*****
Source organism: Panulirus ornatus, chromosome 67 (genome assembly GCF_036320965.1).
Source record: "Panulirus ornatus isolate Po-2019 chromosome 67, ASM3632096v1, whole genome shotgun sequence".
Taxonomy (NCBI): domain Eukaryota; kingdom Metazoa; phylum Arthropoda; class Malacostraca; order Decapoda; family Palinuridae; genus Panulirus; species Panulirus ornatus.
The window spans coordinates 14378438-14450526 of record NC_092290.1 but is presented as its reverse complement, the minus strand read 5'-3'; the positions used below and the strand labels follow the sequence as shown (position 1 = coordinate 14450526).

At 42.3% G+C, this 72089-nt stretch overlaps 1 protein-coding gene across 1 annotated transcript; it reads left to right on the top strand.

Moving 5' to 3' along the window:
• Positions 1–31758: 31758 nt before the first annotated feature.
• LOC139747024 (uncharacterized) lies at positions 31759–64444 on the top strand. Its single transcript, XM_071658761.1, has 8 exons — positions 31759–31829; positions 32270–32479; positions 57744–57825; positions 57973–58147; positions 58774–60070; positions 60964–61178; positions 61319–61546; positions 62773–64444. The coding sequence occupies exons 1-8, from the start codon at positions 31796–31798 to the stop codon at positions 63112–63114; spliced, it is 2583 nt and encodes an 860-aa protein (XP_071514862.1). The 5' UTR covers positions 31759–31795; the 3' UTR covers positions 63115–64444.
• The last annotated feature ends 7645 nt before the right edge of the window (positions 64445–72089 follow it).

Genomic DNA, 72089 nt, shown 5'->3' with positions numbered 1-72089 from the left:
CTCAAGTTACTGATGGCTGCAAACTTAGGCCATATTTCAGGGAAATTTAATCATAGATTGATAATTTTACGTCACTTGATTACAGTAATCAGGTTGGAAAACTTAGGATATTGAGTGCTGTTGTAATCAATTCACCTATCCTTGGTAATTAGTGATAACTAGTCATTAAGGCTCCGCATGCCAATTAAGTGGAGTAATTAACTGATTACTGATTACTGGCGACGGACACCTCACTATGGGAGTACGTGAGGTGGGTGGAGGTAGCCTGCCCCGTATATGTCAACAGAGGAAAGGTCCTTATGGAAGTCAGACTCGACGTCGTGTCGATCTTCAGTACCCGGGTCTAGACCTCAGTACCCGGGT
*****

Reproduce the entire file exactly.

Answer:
Source organism: Panulirus ornatus, chromosome 67 (genome assembly GCF_036320965.1).
Source record: "Panulirus ornatus isolate Po-2019 chromosome 67, ASM3632096v1, whole genome shotgun sequence".
Taxonomy (NCBI): domain Eukaryota; kingdom Metazoa; phylum Arthropoda; class Malacostraca; order Decapoda; family Palinuridae; genus Panulirus; species Panulirus ornatus.
The window spans coordinates 14378438-14450526 of record NC_092290.1 but is presented as its reverse complement, the minus strand read 5'-3'; the positions used below and the strand labels follow the sequence as shown (position 1 = coordinate 14450526).

At 42.3% G+C, this 72089-nt stretch overlaps 1 protein-coding gene across 1 annotated transcript; it reads left to right on the top strand.

Moving 5' to 3' along the window:
• Positions 1–31758: 31758 nt before the first annotated feature.
• LOC139747024 (uncharacterized) lies at positions 31759–64444 on the top strand. Its single transcript, XM_071658761.1, has 8 exons — positions 31759–31829; positions 32270–32479; positions 57744–57825; positions 57973–58147; positions 58774–60070; positions 60964–61178; positions 61319–61546; positions 62773–64444. The coding sequence occupies exons 1-8, from the start codon at positions 31796–31798 to the stop codon at positions 63112–63114; spliced, it is 2583 nt and encodes an 860-aa protein (XP_071514862.1). The 5' UTR covers positions 31759–31795; the 3' UTR covers positions 63115–64444.
• The last annotated feature ends 7645 nt before the right edge of the window (positions 64445–72089 follow it).

Genomic DNA, 72089 nt, shown 5'->3' with positions numbered 1-72089 from the left:
CTCAAGTTACTGATGGCTGCAAACTTAGGCCATATTTCAGGGAAATTTAATCATAGATTGATAATTTTACGTCACTTGATTACAGTAATCAGGTTGGAAAACTTAGGATATTGAGTGCTGTTGTAATCAATTCACCTATCCTTGGTAATTAGTGATAACTAGTCATTAAGGCTCCGCATGCCAATTAAGTGGAGTAATTAACTGATTACTGATTACTGGCGACGGACACCTCACTATGGGAGTACGTGAGGTGGGTGGAGGTAGCCTGCCCCGTATATGTCAACAGAGGAAAGGTCCTTATGGAAGTCAGACTCGACGTCGTGTCGATCTTCAGTACCCGGGTCTAGACCTCAGTACCCGGGT